Peach Throat Monitor (Varanus jobiensis) Care Sheet
Peach throat monitors are found on the island of New Guinea. These lizards are closely related to the blue tail monitor and the mangrove monitor. Each of the three species of these monitor lizards utilizes different habitats in New Guinea. Peach throat monitors prefer dense forests and are excellent climbers. Wild peach throat monitors will typically eat frogs, lizards, insects, and any small animal they can overpower. With proper feeding, peach throats grow quickly and adults can reach 3-4 feet in total length. With proper care peach throat monitors can live 10-15 years in captivity. Like most monitors, peach throats are nervous captives and may take some time to tame down. Ideally, the cage should include multiple hiding spots to provide a sense of security.
Temperature and UV Lighting
Peach throat should be maintained between 85-90 degrees with a basking spot of 95 degrees. At night the temperature can drop to 75 degrees. Hours of daylight should be 12L/12D during a 24 hour period. Humidity should also be maintained at 70%-90%. UVB lighting is not a must for monitors, but is recommended. UVB lighting enables reptiles to metabolize calcium, by creating Vitamin D3. However, because their diet consists of rodents and other live prey, they can usually receive enough D3 and calcium through their diet. The bones of the prey will provide calcium, while the liver will provide Vitamin D3. Also it is very important to change your UVB light every 6-8 months, after this time the light stops producing adequate UVB. If you’re not sure if your UV light is still producing UVB, bring it in and we’ll be happy to test the light for you.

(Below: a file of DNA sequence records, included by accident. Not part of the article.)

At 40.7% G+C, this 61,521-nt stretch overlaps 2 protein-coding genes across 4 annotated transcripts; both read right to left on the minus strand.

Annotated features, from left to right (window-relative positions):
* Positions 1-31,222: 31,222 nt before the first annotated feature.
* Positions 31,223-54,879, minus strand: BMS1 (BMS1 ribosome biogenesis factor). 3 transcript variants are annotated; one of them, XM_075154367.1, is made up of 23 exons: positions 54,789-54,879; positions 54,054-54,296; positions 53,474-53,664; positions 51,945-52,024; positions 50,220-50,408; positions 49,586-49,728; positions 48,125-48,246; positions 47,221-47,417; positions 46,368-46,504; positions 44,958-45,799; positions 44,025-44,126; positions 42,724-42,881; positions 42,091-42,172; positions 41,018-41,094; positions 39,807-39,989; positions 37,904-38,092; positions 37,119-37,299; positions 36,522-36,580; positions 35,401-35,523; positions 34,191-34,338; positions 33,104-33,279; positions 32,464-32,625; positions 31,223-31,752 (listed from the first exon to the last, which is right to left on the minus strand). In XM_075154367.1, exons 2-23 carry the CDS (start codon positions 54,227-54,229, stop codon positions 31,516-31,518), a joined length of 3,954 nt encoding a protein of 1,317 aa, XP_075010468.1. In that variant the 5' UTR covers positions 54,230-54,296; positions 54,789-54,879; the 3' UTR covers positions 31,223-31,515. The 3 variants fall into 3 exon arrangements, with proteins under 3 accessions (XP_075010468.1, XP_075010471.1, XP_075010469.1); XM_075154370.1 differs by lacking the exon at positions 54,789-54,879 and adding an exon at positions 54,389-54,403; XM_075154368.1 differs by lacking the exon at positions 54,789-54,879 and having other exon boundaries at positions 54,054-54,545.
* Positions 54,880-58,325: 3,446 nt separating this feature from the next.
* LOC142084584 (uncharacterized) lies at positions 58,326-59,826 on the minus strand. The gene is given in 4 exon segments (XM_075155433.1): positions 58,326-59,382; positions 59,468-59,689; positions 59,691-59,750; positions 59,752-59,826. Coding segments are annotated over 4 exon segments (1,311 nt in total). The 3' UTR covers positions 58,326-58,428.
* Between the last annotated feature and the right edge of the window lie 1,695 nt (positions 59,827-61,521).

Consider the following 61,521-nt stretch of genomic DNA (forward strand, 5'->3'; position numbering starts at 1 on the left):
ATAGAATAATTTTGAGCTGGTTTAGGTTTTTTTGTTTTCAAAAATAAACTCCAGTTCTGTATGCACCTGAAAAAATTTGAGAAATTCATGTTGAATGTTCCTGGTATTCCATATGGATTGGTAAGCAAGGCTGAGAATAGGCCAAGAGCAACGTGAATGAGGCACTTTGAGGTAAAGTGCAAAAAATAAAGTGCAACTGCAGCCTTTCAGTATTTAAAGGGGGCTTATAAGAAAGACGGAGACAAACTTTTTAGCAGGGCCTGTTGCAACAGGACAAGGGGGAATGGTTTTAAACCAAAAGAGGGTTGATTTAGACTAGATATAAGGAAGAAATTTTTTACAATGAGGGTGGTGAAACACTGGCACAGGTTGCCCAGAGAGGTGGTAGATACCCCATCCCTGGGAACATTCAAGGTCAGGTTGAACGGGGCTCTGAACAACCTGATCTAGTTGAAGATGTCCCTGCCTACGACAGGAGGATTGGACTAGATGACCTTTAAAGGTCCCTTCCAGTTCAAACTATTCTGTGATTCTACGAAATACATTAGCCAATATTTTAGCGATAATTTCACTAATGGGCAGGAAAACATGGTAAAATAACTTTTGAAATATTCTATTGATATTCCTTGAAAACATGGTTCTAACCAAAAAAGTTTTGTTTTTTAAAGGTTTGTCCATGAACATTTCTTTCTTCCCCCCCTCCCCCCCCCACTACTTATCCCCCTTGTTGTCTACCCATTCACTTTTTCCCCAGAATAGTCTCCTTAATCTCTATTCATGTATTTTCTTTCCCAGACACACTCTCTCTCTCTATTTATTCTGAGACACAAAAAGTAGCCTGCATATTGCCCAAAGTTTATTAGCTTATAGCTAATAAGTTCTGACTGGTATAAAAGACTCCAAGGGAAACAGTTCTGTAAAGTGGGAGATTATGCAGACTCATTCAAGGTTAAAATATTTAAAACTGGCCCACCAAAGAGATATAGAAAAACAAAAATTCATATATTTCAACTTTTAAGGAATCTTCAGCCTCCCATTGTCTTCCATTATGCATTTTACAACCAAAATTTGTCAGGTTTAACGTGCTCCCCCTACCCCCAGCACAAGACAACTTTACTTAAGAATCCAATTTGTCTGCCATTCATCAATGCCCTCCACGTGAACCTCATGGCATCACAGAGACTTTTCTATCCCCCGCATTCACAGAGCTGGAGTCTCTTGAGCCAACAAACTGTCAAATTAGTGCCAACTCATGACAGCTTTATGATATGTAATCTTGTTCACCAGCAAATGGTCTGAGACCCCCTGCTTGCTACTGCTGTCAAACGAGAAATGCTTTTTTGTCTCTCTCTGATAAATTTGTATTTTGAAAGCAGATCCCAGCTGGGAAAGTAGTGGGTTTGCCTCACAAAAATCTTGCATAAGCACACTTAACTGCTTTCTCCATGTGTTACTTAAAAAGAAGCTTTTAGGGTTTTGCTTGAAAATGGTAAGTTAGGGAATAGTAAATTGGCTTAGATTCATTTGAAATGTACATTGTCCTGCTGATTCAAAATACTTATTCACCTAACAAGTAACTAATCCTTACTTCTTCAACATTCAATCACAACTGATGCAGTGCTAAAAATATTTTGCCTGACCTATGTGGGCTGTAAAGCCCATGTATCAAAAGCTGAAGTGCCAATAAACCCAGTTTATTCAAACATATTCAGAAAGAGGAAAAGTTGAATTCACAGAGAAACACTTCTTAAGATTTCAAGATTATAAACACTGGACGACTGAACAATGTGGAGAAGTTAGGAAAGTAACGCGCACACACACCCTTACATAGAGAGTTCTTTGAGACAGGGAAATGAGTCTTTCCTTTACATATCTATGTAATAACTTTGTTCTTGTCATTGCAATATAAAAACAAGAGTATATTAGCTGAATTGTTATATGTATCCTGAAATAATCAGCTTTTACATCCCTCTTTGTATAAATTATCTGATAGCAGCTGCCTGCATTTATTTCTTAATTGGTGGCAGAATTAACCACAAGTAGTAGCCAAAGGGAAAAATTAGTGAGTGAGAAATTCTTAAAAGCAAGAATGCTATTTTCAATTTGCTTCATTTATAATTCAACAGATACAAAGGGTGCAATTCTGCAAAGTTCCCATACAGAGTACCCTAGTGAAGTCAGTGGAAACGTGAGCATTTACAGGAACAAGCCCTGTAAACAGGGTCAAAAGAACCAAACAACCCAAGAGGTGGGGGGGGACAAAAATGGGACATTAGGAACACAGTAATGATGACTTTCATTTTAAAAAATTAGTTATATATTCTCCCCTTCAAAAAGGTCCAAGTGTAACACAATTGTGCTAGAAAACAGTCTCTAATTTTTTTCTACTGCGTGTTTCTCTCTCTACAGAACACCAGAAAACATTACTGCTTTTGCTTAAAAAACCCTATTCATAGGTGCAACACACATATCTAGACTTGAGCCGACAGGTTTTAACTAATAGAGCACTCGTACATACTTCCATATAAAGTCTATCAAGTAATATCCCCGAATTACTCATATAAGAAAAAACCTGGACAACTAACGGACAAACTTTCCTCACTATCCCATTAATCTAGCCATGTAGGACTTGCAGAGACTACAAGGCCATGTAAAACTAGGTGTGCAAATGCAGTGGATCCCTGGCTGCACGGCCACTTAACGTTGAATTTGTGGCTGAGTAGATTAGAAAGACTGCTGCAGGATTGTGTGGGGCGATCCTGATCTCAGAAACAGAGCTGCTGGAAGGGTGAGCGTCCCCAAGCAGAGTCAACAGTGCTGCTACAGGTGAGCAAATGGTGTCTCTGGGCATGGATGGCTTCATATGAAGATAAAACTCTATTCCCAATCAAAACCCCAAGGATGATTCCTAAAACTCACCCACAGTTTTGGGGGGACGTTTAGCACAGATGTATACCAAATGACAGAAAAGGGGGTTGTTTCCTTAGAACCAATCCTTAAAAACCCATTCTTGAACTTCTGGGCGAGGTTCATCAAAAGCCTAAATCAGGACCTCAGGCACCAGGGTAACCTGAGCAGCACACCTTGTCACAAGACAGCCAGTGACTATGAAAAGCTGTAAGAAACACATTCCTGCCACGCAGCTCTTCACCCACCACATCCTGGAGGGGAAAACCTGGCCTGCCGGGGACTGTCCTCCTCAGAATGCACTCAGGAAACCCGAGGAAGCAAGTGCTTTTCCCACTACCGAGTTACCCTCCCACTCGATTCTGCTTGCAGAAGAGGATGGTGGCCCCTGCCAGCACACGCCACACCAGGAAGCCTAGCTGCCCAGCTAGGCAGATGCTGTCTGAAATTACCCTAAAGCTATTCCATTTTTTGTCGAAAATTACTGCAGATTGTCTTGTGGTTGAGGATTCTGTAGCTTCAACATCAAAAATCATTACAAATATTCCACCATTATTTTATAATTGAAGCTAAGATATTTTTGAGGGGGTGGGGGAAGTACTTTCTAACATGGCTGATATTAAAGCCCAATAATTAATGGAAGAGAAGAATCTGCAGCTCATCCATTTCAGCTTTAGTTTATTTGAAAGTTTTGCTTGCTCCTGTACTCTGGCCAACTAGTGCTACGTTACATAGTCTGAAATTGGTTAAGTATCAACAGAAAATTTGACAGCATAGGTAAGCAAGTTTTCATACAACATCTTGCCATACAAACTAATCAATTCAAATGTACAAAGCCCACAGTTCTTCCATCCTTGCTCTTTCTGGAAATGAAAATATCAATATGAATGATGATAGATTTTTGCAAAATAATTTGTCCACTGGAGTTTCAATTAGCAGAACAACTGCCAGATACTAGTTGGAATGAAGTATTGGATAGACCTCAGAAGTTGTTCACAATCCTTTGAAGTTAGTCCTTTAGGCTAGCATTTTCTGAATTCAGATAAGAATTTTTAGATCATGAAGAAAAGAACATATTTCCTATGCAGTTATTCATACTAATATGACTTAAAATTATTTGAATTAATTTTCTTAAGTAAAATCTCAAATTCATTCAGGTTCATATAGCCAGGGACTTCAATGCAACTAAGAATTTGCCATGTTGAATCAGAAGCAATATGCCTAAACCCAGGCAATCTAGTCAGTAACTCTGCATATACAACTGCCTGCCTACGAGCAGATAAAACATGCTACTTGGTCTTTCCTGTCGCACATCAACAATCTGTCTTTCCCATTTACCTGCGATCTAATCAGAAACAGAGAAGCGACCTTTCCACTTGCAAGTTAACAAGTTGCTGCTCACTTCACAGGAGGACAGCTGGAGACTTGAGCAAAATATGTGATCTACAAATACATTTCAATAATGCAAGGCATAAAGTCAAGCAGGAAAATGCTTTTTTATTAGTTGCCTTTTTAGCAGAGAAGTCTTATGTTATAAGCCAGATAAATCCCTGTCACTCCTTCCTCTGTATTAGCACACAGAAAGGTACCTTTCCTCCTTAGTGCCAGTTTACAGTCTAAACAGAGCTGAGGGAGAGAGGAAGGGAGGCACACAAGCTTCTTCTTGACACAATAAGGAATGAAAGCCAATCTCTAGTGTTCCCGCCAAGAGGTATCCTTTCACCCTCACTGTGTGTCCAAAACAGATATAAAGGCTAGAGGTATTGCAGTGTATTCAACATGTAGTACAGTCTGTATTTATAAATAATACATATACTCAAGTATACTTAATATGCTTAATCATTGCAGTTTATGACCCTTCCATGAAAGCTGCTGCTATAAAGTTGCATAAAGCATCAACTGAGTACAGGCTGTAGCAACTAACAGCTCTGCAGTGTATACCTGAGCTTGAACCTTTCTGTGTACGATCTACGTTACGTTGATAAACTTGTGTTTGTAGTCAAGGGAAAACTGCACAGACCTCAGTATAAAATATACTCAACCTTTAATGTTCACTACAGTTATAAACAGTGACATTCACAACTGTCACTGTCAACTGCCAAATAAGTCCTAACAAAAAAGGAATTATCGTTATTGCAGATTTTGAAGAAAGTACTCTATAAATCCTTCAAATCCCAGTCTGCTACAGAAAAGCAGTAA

Baby peach throat monitors can be kept in a 29 gallon cage but they grow quickly and will soon need larger housing. Adult peach throat monitors should be kept in a cage that is at least 6’ x 2’ x 4’.
Our recommendation for bedding is bark or coconut bark, this bedding holds moisture very well and duplicates their natural environment.
Peach throat monitors are opportunistic hunters and are known to eat almost anything. Ideal foods are; mice, rats, fish, crawdads, crickets, superworms, nightcrawlers, beef heart, and hard boiled eggs. A mixed diet of these food items, four to five times per week, will ensure proper growth and health.
A calcium and vitamin supplement should be put on all food that does not contain bones. When feeding your monitor mice, rats, or fish, no supplement is needed.